ESCAPE FROM MUMBAI
BMX in India is hard work
Words and photos by Walter Pieringer
I’ll tell you this – Mumbai is the craziest place I’ve ever been.
Our flight got in a little before 10:00 at night. It was after 11:00 before we had cleared customs, gathered our bags, and strapped everything down to the roof of a cab headed for our hotel.
That cab ride, our first taste of India, is hard to describe. I knew very little about India, but two of the things I had heard were that it was one of the most different places a westerner could travel to, and that the poverty was like nowhere else. As it turns out, my sources were correct.
The next morning we got up super early (11.5 hour jet lag) and ate breakfast at what we later learned must certainly have been one of the most expensive restaurants in town. We were nervous to eat – countless people had told me that we should just expect to get sick at some point in India. After breakfast we started pedaling around the city.
Mumbai is huge. Massive. It’s one of the most densely populated cities in the world, and it shows.
Pedaling around Mumbai is fucking hard. The traffic is unbelievable. The streets are this chaotic mess of cars, motorcycles, trucks, and people, all meshing together in this weird, almost harmonic way. Traffic seems based on a “flow” theory, where everyone just goes where they want to go and hopes everybody else will get out of their way. It’s breathtaking, really. Traffic lights are merely a suggestion, and if you think you just might possibly be able to squeeze into a gap between two vehicles, you’re expected to go for it; it would almost be more dangerous not to.
And then there’s the honking. Oh the honking. Mumbai drivers have a very different take on horn etiquette than what I’m accustomed to. Instead of honking when a fellow driver is making a mistake or being an asshole, the tradition is to simply honk to let other drivers know you’re there. Passing someone? Give them a friendly beep to let them know you’re in their blind spot. Now when you consider that every vehicle on the road is constantly passing someone or being passed, it all adds up to this unnerving symphony of incessant car horns. It really, truly is nonstop. It’s incredibly hard to get used to being honked at all day every day – where I come from, a horn is generally used in anger, and it’s engrained in my mind that someone honking at me is upset with me. In India, such is not the case.
That first day we pedaled around all day – all day – and didn’t find one single spot. Had we finally done it? Had we finally traveled to the place where there legitimately was nothing to ride?
The number of people living on the streets is hard to comprehend.
We did, however, start to get a feel for the city. For one, it was hot. Very hot. And one definitely encounters more mystery smells than anywhere I’ve ever been.
The number of people living on the streets is hard to comprehend. In the US, it seems like the majority of homeless people have some kind of root cause for their homelessness, be it drug problems, alcohol problems, mental problems, or what have you. In India, there are entire respectable families living on blankets in the streets – people that are clean, well dressed, and seem like they’d have jobs. And children. So many homeless children.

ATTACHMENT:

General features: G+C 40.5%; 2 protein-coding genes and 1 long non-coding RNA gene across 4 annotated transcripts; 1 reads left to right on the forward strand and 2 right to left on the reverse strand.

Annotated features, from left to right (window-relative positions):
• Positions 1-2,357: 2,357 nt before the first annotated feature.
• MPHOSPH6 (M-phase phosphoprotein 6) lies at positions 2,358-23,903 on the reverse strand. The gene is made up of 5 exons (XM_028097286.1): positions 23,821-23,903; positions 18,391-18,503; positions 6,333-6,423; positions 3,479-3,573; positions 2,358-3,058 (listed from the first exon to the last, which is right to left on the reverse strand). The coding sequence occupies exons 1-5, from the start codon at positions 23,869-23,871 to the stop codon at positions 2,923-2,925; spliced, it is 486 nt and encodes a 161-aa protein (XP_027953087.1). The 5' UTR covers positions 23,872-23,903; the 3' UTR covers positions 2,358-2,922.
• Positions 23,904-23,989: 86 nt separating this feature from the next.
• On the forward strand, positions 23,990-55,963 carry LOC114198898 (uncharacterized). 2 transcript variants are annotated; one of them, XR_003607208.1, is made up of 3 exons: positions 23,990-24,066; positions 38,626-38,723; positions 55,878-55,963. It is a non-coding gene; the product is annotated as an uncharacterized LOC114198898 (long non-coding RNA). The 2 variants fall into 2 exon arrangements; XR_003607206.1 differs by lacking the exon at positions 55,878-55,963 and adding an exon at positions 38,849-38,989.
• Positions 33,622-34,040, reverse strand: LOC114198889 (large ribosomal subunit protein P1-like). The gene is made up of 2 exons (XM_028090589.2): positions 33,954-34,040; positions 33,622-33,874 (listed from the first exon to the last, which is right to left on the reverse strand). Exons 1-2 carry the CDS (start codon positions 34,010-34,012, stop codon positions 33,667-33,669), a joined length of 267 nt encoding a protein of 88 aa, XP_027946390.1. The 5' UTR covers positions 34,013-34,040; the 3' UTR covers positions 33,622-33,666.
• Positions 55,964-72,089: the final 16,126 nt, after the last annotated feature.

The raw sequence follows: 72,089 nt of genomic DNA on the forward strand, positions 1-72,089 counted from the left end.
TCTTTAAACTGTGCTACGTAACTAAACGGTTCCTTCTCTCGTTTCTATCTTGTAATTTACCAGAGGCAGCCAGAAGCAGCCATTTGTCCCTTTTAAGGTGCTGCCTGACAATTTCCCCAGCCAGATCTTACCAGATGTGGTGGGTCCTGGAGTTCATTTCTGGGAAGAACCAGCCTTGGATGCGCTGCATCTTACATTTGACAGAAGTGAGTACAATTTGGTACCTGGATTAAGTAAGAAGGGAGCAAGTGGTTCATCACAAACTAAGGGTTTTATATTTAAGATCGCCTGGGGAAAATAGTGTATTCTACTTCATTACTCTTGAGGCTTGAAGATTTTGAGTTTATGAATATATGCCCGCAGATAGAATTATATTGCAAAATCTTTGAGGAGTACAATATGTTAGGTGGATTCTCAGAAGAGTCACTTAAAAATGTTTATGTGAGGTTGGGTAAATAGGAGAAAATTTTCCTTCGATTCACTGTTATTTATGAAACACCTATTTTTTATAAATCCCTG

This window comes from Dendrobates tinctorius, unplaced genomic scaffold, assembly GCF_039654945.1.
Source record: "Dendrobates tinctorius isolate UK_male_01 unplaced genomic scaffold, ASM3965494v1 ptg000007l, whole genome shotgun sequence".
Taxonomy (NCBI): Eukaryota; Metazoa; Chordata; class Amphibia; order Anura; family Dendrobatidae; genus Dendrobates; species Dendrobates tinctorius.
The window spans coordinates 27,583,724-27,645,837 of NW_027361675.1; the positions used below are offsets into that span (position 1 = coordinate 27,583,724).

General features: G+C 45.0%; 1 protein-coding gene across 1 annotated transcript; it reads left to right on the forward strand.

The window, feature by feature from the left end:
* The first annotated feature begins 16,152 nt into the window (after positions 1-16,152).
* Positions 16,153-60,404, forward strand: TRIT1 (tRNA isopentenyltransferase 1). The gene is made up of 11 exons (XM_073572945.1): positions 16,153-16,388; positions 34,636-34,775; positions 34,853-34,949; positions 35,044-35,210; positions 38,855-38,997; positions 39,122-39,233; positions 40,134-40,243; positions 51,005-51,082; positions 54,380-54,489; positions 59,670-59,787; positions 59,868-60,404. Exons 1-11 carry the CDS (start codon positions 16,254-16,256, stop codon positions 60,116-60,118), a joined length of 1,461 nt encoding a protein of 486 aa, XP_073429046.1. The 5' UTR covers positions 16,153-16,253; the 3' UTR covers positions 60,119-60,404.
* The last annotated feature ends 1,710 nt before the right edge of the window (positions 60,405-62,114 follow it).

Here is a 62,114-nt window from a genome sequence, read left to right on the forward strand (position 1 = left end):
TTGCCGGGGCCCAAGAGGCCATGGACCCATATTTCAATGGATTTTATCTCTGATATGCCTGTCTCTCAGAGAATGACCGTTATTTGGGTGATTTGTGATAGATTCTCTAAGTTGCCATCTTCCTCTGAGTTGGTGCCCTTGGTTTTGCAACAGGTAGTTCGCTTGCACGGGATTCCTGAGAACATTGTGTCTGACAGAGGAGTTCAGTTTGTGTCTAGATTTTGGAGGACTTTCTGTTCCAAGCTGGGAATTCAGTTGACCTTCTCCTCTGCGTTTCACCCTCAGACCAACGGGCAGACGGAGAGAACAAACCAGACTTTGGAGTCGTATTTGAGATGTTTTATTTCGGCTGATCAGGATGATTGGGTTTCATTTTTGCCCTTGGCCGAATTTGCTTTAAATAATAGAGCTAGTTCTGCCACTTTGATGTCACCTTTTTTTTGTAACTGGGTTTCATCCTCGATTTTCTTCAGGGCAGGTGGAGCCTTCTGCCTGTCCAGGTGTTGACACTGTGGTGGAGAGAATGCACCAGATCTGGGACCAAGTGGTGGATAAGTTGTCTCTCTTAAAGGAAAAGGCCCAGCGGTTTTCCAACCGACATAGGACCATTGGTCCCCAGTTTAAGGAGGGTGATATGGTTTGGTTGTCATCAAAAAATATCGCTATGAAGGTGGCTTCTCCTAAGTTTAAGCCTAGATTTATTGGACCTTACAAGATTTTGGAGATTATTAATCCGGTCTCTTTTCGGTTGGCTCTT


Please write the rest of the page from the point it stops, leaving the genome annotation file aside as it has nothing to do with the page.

Water trucks drive around and provide drinking and bathing water to those living on the streets. Stray dogs and cats roam everywhere, and cows, goats, and these wild looking bovine creatures with horns and a hump that I think are called zebu are not uncommon, even in the dense urban environment.
It was true – India really is a very different place. We were dumbfounded by the sheer madness of it all; we had a hard time even figuring out how to do basic things like find a restaurant or a grocery store.
BMX IN INDIA
If pedaling around in Mumbai is hard, trying to photograph and film bike tricks can only be described as next to impossible.
First off, as I explained, just cruising down the street is a nightmare. The next problem we’d encounter is the complete and total lack of spots. Think you don’t have anything to ride in your town? Go to Mumbai, you’ll reconsider. There simply is not the type of architecture that street riders need to thrive. Any fancy building that might have rails or stairs or a gap or a wallride or any obstacle that’s even close to rideable is almost universally locked down behind steel gates and guarded by a private security team, I’m assuming because of what appears to be an ever-present terrorist threat in Mumbai, and the number of people living on the streets. But whatever the reason, nearly everything we did find that looked rideable was also completely inaccessible.
But let’s say we do find a spot. And don’t get run over getting there, and it’s not heavily guarded. Awesome. Let’s ride.
Immediately the crowd starts to form. Within five minutes, there are easily 75-150 people gathered around, all so curious and exited about us and our bikes. And because they don’t quite understand exactly what it is we’re doing, they’re in the way – standing in runways, standing where people will be landing, standing in front of my camera. They’re asking questions, introducing themselves, shaking hands, touching our bikes, touching us, and taking cell-phone pictures. It’s completely overwhelming.
But the spectators are the least of our worries – within another five minutes the police will inevitably show up, attracted by the huge crowd that’s formed around us. And they are not happy. They’re screaming at the crowd, hitting people with long flexible sticks. Then they see my cameras and things get much worse. They hate the cameras. It’s strange because almost every single person I met in India was incredibly nice and exceptionally friendly – except for the police. The police were almost universally dickheads.